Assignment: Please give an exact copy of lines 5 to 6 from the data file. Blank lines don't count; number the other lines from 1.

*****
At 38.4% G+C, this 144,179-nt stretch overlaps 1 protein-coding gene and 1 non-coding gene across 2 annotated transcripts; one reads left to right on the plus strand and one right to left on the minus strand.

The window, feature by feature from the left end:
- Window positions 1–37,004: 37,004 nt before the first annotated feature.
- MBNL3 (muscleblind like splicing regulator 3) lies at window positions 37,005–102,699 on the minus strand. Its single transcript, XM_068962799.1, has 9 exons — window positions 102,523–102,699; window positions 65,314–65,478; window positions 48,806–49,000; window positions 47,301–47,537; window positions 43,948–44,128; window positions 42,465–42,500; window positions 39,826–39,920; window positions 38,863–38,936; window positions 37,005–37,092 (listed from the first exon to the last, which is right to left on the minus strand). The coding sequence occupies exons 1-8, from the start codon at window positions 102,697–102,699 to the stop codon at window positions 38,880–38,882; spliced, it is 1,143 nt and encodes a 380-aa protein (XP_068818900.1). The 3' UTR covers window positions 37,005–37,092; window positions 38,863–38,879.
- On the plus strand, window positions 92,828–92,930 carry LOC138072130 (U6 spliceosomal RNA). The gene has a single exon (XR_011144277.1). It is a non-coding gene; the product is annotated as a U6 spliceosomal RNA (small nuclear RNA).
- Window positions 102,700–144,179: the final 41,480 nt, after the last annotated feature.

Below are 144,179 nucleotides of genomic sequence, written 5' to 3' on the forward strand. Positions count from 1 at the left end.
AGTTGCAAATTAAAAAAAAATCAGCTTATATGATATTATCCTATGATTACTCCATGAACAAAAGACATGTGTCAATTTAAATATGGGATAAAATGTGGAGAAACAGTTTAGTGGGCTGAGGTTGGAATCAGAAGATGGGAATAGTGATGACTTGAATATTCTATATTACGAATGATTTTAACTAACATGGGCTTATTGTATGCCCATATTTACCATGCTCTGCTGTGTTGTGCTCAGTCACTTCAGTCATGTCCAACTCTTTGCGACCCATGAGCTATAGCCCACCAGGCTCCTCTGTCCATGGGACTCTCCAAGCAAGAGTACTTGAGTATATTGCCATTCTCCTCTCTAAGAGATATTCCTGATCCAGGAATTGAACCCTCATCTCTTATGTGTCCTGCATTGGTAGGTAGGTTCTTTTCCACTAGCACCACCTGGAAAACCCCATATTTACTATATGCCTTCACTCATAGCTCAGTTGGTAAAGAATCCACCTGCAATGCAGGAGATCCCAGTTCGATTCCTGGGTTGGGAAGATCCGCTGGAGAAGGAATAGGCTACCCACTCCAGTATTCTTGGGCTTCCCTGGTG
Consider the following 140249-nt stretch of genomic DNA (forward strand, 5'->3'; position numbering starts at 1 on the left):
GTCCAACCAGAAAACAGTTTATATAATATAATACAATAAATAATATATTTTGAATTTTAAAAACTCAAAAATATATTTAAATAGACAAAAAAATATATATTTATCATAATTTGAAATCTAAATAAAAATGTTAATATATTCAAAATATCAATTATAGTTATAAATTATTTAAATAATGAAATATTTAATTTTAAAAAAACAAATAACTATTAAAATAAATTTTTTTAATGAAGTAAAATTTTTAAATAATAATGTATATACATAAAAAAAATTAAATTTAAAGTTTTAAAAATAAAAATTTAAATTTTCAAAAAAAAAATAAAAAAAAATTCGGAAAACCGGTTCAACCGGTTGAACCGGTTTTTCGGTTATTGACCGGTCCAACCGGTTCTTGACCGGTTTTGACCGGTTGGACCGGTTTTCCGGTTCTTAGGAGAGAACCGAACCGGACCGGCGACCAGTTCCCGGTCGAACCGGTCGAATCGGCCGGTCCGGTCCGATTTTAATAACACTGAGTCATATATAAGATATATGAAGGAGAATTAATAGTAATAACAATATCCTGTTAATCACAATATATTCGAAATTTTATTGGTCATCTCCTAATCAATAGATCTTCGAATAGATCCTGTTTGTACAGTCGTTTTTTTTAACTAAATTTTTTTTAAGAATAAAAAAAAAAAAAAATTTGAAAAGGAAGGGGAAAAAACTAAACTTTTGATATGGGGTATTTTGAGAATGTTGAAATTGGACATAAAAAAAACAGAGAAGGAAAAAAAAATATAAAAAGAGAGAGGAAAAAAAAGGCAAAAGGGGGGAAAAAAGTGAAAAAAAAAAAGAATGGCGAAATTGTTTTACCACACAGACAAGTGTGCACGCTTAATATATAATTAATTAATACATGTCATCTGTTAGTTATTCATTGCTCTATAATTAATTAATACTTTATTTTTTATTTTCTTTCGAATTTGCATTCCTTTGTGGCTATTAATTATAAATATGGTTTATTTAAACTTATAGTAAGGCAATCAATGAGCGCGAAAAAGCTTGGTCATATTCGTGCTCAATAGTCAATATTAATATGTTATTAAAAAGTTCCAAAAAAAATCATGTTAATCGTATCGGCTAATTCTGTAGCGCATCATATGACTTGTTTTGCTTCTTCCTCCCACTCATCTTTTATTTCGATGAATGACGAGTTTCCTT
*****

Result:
- On the plus strand, window positions 92,828–92,930 carry LOC138072130 (U6 spliceosomal RNA). The gene has a single exon (XR_011144277.1). It is a non-coding gene; the product is annotated as a U6 spliceosomal RNA (small nuclear RNA).
- Window positions 102,700–144,179: the final 41,480 nt, after the last annotated feature.